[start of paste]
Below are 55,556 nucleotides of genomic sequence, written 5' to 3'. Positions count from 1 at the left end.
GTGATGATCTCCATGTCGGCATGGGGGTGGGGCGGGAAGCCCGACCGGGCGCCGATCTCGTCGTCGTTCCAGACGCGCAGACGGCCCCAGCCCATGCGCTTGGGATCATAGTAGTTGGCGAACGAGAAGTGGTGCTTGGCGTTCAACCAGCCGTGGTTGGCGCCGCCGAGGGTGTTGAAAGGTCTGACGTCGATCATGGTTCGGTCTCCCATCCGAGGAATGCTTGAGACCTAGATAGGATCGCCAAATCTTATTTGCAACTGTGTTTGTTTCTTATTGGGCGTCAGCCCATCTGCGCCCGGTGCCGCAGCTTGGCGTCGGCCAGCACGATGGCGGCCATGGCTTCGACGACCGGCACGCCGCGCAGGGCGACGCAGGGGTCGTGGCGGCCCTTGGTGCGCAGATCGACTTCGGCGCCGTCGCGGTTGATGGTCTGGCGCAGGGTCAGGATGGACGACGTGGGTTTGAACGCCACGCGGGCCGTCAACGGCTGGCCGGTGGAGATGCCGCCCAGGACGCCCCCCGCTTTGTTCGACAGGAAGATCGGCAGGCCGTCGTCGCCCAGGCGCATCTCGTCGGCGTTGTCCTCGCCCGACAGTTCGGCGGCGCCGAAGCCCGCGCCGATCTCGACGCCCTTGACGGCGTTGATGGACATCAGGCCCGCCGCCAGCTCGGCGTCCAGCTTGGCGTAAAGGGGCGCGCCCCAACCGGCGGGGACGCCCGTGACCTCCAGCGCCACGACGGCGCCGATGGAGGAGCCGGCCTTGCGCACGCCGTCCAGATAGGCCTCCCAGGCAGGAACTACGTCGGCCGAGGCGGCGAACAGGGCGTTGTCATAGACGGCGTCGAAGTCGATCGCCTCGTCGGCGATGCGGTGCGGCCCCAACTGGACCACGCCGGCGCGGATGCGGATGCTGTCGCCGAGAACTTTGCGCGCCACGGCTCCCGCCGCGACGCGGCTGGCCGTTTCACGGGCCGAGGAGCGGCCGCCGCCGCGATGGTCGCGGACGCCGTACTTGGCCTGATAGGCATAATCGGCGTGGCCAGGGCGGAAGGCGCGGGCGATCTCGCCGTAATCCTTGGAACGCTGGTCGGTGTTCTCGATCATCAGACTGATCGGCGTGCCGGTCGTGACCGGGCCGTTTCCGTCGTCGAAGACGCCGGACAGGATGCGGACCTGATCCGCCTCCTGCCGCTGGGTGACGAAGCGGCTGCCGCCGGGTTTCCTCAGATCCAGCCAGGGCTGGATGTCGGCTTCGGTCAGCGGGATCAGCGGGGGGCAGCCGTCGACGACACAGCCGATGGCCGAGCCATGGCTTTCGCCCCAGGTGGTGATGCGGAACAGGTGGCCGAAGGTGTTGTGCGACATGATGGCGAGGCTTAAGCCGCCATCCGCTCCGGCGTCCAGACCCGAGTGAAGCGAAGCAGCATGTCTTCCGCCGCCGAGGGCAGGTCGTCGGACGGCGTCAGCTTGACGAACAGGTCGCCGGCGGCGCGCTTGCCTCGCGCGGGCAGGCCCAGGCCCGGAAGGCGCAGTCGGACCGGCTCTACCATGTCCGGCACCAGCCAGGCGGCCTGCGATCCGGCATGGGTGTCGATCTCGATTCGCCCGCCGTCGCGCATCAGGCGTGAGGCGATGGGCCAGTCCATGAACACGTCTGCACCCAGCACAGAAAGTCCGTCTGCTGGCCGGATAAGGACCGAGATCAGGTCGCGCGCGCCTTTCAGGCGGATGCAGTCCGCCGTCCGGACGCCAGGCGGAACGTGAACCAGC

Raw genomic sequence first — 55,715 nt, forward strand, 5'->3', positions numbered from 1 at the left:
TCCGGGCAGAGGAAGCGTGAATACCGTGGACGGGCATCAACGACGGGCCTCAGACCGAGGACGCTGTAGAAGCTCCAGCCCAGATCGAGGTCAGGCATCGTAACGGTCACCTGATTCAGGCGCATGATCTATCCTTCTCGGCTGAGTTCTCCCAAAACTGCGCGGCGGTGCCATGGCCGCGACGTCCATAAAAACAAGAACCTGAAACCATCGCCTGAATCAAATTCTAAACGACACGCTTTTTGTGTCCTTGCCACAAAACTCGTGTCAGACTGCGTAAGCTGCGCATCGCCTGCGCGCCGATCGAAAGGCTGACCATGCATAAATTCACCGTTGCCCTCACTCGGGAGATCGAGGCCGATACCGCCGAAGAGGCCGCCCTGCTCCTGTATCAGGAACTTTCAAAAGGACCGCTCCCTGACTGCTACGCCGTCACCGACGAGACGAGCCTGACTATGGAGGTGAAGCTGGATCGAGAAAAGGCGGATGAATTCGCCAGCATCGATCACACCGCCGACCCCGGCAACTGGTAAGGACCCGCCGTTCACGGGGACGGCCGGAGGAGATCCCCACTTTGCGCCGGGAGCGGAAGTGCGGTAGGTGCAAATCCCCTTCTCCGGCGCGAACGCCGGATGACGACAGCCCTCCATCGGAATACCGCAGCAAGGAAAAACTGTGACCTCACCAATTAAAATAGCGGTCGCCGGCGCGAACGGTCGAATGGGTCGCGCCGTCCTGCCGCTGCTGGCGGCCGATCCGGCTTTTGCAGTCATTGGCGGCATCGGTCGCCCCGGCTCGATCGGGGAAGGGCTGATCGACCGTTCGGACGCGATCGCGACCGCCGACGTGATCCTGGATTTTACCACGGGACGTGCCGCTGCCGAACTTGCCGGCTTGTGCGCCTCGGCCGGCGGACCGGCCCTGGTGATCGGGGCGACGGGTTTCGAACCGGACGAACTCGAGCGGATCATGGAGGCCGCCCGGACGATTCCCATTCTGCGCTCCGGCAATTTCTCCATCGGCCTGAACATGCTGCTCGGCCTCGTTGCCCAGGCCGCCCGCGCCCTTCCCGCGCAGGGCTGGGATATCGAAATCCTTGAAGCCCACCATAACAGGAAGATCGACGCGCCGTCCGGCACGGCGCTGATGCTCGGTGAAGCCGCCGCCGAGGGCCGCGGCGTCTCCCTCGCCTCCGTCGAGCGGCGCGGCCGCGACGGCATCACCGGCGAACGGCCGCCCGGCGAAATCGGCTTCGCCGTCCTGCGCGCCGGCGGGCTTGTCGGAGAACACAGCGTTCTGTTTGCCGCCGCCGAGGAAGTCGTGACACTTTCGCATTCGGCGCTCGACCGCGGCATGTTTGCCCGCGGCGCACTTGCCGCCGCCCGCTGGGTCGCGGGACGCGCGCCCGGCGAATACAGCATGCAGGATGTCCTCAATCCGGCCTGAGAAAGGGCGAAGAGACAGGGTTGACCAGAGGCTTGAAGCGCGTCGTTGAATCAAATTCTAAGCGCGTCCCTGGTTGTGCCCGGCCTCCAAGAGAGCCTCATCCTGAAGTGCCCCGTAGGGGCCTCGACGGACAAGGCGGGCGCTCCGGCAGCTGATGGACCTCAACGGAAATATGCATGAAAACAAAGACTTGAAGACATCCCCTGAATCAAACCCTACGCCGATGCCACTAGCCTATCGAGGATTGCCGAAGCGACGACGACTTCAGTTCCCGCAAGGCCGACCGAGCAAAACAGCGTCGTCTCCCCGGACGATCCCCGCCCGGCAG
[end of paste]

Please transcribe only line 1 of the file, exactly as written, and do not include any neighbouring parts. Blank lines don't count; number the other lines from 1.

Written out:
Below are 55,556 nucleotides of genomic sequence, written 5' to 3'. Positions count from 1 at the left end.